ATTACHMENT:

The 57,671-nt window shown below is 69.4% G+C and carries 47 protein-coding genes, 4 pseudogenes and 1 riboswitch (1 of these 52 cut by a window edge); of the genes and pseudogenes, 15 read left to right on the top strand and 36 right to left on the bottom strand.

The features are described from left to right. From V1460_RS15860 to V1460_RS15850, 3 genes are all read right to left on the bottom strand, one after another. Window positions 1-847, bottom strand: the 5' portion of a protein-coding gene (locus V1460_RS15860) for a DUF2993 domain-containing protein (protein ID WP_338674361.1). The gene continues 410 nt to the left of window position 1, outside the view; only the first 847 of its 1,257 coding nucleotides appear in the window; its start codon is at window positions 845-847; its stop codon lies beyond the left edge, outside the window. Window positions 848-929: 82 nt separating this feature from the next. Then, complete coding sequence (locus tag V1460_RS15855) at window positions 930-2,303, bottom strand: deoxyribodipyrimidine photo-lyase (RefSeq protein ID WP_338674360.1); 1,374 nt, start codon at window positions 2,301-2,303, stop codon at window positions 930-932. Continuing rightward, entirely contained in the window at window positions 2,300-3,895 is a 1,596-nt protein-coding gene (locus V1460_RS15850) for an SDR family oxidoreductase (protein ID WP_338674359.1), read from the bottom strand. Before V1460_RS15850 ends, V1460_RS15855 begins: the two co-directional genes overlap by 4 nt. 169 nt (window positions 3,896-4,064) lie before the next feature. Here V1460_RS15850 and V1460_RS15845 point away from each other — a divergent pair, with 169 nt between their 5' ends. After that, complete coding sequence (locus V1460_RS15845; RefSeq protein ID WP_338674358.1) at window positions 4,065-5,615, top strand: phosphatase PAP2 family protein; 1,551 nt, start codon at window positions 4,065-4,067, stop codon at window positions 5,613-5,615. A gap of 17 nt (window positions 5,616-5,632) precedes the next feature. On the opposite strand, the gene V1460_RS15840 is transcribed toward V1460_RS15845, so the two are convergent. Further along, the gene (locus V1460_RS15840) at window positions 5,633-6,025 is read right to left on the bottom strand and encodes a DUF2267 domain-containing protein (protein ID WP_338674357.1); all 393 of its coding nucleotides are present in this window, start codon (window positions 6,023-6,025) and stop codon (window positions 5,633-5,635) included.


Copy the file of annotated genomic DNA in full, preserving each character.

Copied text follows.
The 57,671-nt window shown below is 69.4% G+C and carries 47 protein-coding genes, 4 pseudogenes and 1 riboswitch (1 of these 52 cut by a window edge); of the genes and pseudogenes, 15 read left to right on the top strand and 36 right to left on the bottom strand.

The features are described from left to right. From V1460_RS15860 to V1460_RS15850, 3 genes are all read right to left on the bottom strand, one after another. Window positions 1-847, bottom strand: the 5' portion of a protein-coding gene (locus V1460_RS15860) for a DUF2993 domain-containing protein (protein ID WP_338674361.1). The gene continues 410 nt to the left of window position 1, outside the view; only the first 847 of its 1,257 coding nucleotides appear in the window; its start codon is at window positions 845-847; its stop codon lies beyond the left edge, outside the window. Window positions 848-929: 82 nt separating this feature from the next. Then, complete coding sequence (locus tag V1460_RS15855) at window positions 930-2,303, bottom strand: deoxyribodipyrimidine photo-lyase (RefSeq protein ID WP_338674360.1); 1,374 nt, start codon at window positions 2,301-2,303, stop codon at window positions 930-932. Continuing rightward, entirely contained in the window at window positions 2,300-3,895 is a 1,596-nt protein-coding gene (locus V1460_RS15850) for an SDR family oxidoreductase (protein ID WP_338674359.1), read from the bottom strand. Before V1460_RS15850 ends, V1460_RS15855 begins: the two co-directional genes overlap by 4 nt. 169 nt (window positions 3,896-4,064) lie before the next feature. Here V1460_RS15850 and V1460_RS15845 point away from each other — a divergent pair, with 169 nt between their 5' ends. After that, complete coding sequence (locus V1460_RS15845; RefSeq protein ID WP_338674358.1) at window positions 4,065-5,615, top strand: phosphatase PAP2 family protein; 1,551 nt, start codon at window positions 4,065-4,067, stop codon at window positions 5,613-5,615. A gap of 17 nt (window positions 5,616-5,632) precedes the next feature. On the opposite strand, the gene V1460_RS15840 is transcribed toward V1460_RS15845, so the two are convergent. Further along, the gene (locus V1460_RS15840) at window positions 5,633-6,025 is read right to left on the bottom strand and encodes a DUF2267 domain-containing protein (protein ID WP_338674357.1); all 393 of its coding nucleotides are present in this window, start codon (window positions 6,023-6,025) and stop codon (window positions 5,633-5,635) included.